The sun is beating down, it’s somewhere around 80 degrees in the shade, there are hot dogs and fresh corn-on-the-cob corn on the grill, and the kids are splashing around in the pool. What time is it? It’s time to start stockpiling for winter, of course.
Even though it seems like snow and cold are in the far-distant future, there is no better time to start collecting necessities for winter than right now. By “winter necessities,” I do not mean items which are specifically related to weather, like snow shovels and roof rakes and sidewalk salt and windshield scrapers or winter clothing like sweaters and hats and mittens and boots. Although I would never discourage you from acquiring any of those things now if you can, there might not be adequate selections in stores quite yet.
I also am not referencing food. Most of us who are either off-gridders or homesteaders or preppers—or some combination of all three—keep a pretty good stockpile of food most of the time. In fact, canning garden produce and making big batches of cheese to put in the freezer are probably a couple of the activities we’re doing while the kids are swimming.
And even those who do not raise and preserve their own food often keep the larder full of store-bought non-perishables like grains and pasta and dry beans and canned goods. If your supplies of food are low right now, however, this is definitely the time to build them back up.
Water, too, is something that many people store all year long. But those of us who live out in the country know there is a greater chance during winter of being either without power or holed up at home during inclement weather, and recognize the need for storing water for other reasons, as well. I keep a couple of five-gallon jugs full of tap water on hand at all times—it’s nothing I would want to drink unless I absolutely had to, but it would work great for flushing toilets and other general household needs. But in winter, I double that amount, just because.
What I do recommend that you start stocking up on now are basics that you use both year-round and in winter. Here are a few ideas to get you started compiling your own list of needs:
1. Medications, both prescription and over-the-counter. If your life and well-being depend upon having access to medications, then you want to plan well in advance for possible foul weather to avoid being without them. It is also a good idea to go through the medicine cabinet and replenish regularly used items such as aspirin and cold treatments, replacing expired meds as necessary.
2. First-aid supplies. Bandages, first-aid creams and ointments, hot packs, and any other supplies that your family uses should be sorted through and stocked up before winter.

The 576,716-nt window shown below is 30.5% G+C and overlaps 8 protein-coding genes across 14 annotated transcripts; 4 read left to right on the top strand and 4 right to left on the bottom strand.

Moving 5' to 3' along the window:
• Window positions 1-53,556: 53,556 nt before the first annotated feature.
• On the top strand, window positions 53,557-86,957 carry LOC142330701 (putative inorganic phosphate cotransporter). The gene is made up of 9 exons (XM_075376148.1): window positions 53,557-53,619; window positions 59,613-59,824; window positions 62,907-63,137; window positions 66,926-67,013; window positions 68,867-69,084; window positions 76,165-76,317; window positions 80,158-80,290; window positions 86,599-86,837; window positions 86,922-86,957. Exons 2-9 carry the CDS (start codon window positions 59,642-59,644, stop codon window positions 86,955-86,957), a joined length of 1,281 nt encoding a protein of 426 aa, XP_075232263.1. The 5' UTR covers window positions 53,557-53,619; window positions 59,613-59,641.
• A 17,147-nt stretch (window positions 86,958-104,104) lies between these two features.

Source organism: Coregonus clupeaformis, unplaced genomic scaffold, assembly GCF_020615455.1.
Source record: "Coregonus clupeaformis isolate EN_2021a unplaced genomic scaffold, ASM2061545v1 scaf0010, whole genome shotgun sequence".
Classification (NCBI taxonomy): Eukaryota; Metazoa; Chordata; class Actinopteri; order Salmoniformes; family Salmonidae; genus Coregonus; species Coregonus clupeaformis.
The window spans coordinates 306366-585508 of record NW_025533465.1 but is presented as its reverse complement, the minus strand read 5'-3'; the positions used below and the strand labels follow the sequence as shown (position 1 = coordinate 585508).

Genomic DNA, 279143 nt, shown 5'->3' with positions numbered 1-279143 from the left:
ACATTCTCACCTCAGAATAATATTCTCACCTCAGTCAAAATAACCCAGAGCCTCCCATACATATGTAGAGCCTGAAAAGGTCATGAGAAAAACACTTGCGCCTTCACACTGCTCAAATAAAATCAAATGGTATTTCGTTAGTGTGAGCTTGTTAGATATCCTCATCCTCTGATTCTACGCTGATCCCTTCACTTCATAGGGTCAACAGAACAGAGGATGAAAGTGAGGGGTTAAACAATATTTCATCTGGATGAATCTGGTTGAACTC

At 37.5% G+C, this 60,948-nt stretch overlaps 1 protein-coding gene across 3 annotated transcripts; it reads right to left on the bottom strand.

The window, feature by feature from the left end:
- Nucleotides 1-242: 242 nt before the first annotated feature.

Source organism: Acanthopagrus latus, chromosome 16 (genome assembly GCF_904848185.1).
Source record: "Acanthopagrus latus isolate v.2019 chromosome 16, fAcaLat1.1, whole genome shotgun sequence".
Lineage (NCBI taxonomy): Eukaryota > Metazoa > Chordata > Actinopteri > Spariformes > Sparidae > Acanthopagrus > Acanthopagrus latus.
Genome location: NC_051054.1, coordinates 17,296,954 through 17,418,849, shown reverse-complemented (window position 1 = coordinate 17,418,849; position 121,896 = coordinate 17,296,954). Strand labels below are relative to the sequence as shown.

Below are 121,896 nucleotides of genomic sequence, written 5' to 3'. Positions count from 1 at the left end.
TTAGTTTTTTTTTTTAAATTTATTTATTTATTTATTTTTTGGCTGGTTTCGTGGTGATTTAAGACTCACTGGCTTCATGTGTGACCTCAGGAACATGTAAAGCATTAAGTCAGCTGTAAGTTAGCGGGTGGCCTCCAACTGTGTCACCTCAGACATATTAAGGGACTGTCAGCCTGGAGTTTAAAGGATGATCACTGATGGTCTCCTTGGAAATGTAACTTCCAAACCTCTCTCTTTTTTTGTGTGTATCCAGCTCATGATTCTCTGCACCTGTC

3. Batteries. Don’t wait until the weather turns ugly to check the battery supplies. Whatever you use them for—flashlights, lanterns, radios, smoke detectors or other needs—there will never be a better time than now to stock up.
4. Diapers. If someone in your house wears diapers, don’t risk running out. Nobody will be happy if that happens.
5. Toilet paper. This is something that’s so easy to overlook, but so difficult to live without. Make sure you have enough on hand to see you through at least one snowstorm and two trips to the store without remembering to buy it.
6. Paper towel. If you use it, get it now. This goes for other everyday disposable products, too.
7. Hygiene supplies. While having soap and shampoo and conditioner and hand lotion and deodorant might not be at the top of everyone’s survival list, running out of whatever toiletries you are accustomed to using could be unpleasant. And chances are good that winter will bring about more inconvenience than true crisis—and by that I mean that while a half inch of freezing rain on the roads might not be the end of the world, it is enough to make you wish you had not run out of shampoo and were stuck with the choice of whether or not to risk driving on ice to go get some. Don’t forget to stock up on feminine hygiene products, too.
8. Laundry and cleaning supplies. As with personal hygiene items, having fabric softener on hand may not make a difference if anything truly catastrophic happens. But having clean clothes and housework done without having to go out in nasty weather will make life easier.
9. Pet food. This is another item which is easy to forget but important to have on hand. If you have pets, you know you won’t want them to go hungry.
10. Miscellaneous household and vehicle supplies. Different families have different needs, so your winter must-have list might look nothing like mine. Antifreeze, boot waterproofing, snowshoe bindings, long matches for the fireplace—evaluate your own needs, and stock up now.
Why is stocking up specifically for winter so important? Some items are more crucial in winter than during warmer months. Others are more likely to be used up when the weather is cold, and therefore there is a greater need for stockpiling. And some things are just so essential that you do not want to risk running out in the middle of a blizzard.
But why worry about it now? Remember that stocking up on many of these items can run into some money, and could be enough to put a strain on some households’ budgets if saved up and bought all at once. It’s easier to start well ahead of time and spread the costs out over multiple months. And people are so busy that last-minute tasks can steamroll right over them.
Planning ahead and anticipating potential needs are always prudent, and never more so than when dealing with household winter preparedness.
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